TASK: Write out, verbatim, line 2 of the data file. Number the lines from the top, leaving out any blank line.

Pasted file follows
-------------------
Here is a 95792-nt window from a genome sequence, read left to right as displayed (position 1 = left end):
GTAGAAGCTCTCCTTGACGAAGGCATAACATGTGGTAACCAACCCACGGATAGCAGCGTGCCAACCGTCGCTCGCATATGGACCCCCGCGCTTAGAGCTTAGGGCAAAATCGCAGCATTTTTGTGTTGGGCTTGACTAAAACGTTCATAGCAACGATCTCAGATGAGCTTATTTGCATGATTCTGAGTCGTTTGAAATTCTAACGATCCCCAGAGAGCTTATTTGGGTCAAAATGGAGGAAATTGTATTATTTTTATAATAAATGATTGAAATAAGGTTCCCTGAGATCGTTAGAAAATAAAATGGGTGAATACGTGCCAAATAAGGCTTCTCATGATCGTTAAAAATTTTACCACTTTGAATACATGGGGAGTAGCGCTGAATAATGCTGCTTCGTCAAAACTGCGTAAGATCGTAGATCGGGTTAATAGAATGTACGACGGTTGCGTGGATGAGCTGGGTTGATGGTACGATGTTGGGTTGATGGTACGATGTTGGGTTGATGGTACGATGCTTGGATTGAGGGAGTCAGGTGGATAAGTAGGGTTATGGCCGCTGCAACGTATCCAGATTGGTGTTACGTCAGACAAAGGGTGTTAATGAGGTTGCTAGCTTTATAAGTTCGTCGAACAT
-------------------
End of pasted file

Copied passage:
GTAGAAGCTCTCCTTGACGAAGGCATAACATGTGGTAACCAACCCACGGATAGCAGCGTGCCAACCGTCGCTCGCATATGGACCCCCGCGCTTAGAGCTTAGGGCAAAATCGCAGCATTTTTGTGTTGGGCTTGACTAAAACGTTCATAGCAACGATCTCAGATGAGCTTATTTGCATGATTCTGAGTCGTTTGAAATTCTAACGATCCCCAGAGAGCTTATTTGGGTCAAAATGGAGGAAATTGTATTATTTTTATAATAAATGATTGAAATAAGGTTCCCTGAGATCGTTAGAAAATAAAATGGGTGAATACGTGCCAAATAAGGCTTCTCATGATCGTTAAAAATTTTACCACTTTGAATACATGGGGAGTAGCGCTGAATAATGCTGCTTCGTCAAAACTGCGTAAGATCGTAGATCGGGTTAATAGAATGTACGACGGTTGCGTGGATGAGCTGGGTTGATGGTACGATGTTGGGTTGATGGTACGATGTTGGGTTGATGGTACGATGCTTGGATTGAGGGAGTCAGGTGGATAAGTAGGGTTATGGCCGCTGCAACGTATCCAGATTGGTGTTACGTCAGACAAAGGGTGTTAATGAGGTTGCTAGCTTTATAAGTTCGTCGAACAT